Daily Briefing

Ten Things You Need to Know Today: Sunday 14 Oct 2012

The Week’s super-quick catch-up on the main news talking points, available from 8am daily

1. FIVE MARINES FACE MURDER CHARGES
Five Royal Marines, out of a total of nine arrested over recent days, have now been charged with murder in connection with the death of an insurgent in Afghanistan’s Helmand province last year. Four others have been released without charge. Seven of the Marines were arrested last Thursday and two more were detained over the weekend.
2. RADIO 1 BOSS ADMITS QUESTIONING SAVILE
A former controller of Radio 1, Derek Chinnery, has admitted that he once formally questioned Jimmy Savile about rumours concerning his sex life - and Savile said it was “all nonsense”. Chinnery told the BBC’s Broadcasting House programme he had no reason to disbelieve Savile. “He was the sort of man that attracted rumours.”
3. ROMNEY AIDE MOCKS OBAMA'S 'MOON LANDING'
An adviser to Mitt Romney has mocked campaign rival Barack Obama for claiming credit for the killing of Osama Bin Laden in Pakistan last year. John Bolton, a former US ambassador to the United Nations, said: “That’s like Nixon taking credit for Buzz Aldrin and Neil Armstrong landing on the moon six months after he took office."
4. 'VAMPIRE' OSBORNE 'IDOLISED BLAIR'
George Osborne is like a "vampire" who idolised Tony Blair and only "fell into" the Conservative Party, according to a new book. Janan Ganesh's book also claims Osborne warned colleagues that the recession will last longer than expected. "There is light at the end of the tunnel but the tunnel is getting longer and the light is getting dimmer," he told colleagues.
5. THREAT TO ‘SHUT’ GENERALS’ ACCESS
Defence Secretary Philip Hammond will “shut down” retired military leaders’ access to the government if it is found that the system has been abused. He gave the assurance to THE BBC’S Andrew Marr after The Sunday Times secretly filmed retired generals boasting they could influence MPs on behalf of arms firms chasing lucrative deals.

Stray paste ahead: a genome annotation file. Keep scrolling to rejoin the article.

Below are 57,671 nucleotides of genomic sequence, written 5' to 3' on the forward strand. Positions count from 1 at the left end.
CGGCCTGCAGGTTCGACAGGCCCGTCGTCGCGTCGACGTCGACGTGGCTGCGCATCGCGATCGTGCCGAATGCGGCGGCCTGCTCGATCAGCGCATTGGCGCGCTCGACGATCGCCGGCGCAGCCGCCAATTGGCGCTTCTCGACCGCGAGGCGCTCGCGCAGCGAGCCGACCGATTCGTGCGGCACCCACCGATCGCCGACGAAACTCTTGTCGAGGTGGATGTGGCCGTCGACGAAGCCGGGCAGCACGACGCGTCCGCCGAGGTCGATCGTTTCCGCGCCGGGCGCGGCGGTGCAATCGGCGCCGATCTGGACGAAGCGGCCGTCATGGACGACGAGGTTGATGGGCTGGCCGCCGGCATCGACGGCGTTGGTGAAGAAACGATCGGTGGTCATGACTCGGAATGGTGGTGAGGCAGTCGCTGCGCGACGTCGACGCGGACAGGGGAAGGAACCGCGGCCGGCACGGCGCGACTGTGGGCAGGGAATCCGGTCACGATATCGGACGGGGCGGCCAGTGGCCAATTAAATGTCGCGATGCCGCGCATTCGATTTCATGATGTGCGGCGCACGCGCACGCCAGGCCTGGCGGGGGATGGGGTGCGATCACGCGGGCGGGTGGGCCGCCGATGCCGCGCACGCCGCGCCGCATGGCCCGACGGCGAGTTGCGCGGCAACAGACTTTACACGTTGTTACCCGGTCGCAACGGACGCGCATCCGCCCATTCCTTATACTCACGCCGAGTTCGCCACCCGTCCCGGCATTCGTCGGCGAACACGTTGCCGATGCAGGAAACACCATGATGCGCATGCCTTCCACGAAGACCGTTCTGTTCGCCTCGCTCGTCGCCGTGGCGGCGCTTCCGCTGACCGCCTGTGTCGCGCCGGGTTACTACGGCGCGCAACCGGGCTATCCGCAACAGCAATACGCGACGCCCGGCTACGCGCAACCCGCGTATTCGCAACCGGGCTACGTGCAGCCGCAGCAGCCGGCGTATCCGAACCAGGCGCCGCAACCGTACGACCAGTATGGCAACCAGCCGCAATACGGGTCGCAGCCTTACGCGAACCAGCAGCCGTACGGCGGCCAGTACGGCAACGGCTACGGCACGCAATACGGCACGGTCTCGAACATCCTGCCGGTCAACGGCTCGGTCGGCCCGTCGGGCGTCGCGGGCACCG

6. TOP SCIENTISTS OPPOSE BADGER CULL
The government's chief scientist has refused to back the badger cull, as a group of leading animal disease scientists signed a letter describing the cull as "mindless" and a "costly distraction". The letter, sent to The Observer, protests against the planned cull of up to 100,000 badgers, a third of the British population.
7. TEN MINISTERS WANT MITCHELL TO QUIT
At least 10 cabinet ministers wants 'plebgate' chief whip Andrew Mitchell to step down, reports The Sunday Telegraph. One minister said Mitchell is "completely undermined now – how can he enforce discipline in the parliamentary party after all this?” However, The Independent On Sunday says 70 MPs have written letters of support to Mitchell.
8. HILLSBOROUGH: OVER 60% 'COULD HAVE LIVED'
As many as 58 victims of the Hillsborough disaster could have lived if the emergency services had responded better, according to fresh analysis. The recent report into the disaster had estimated 41 of the 96 people who died could have been saved. However, campaigners now believe that over 60% of the deaths could have been prevented
9. LEWIS HAMILTON OUT OF F1 TITLE RACE
Sebastian Vettel drove his Red Bull car to victory in the South Korean Grand Prix today and takes over top spot in the world championship race from Ferrari’s Fernando Alonso who came third. Vettel’s team-mate Mark Webber came second. Lewis Hamilton’s titles hopes are considered over after finishing only tenth in his McLaren.
10. UK’S HEATHER WATSON BREAKS TENNIS RECORD
Heather Watson, 20, has become the first British woman to take a WTA singles title since 1988 after winning the Japan Open. Having faced four match points against her at 5-4 in the third set, Watson came back to beat Chang Kai-chen 7-5 5-7 7-6 (7-4). Guernsey-born Watson will now replace Laura Robson as British number one.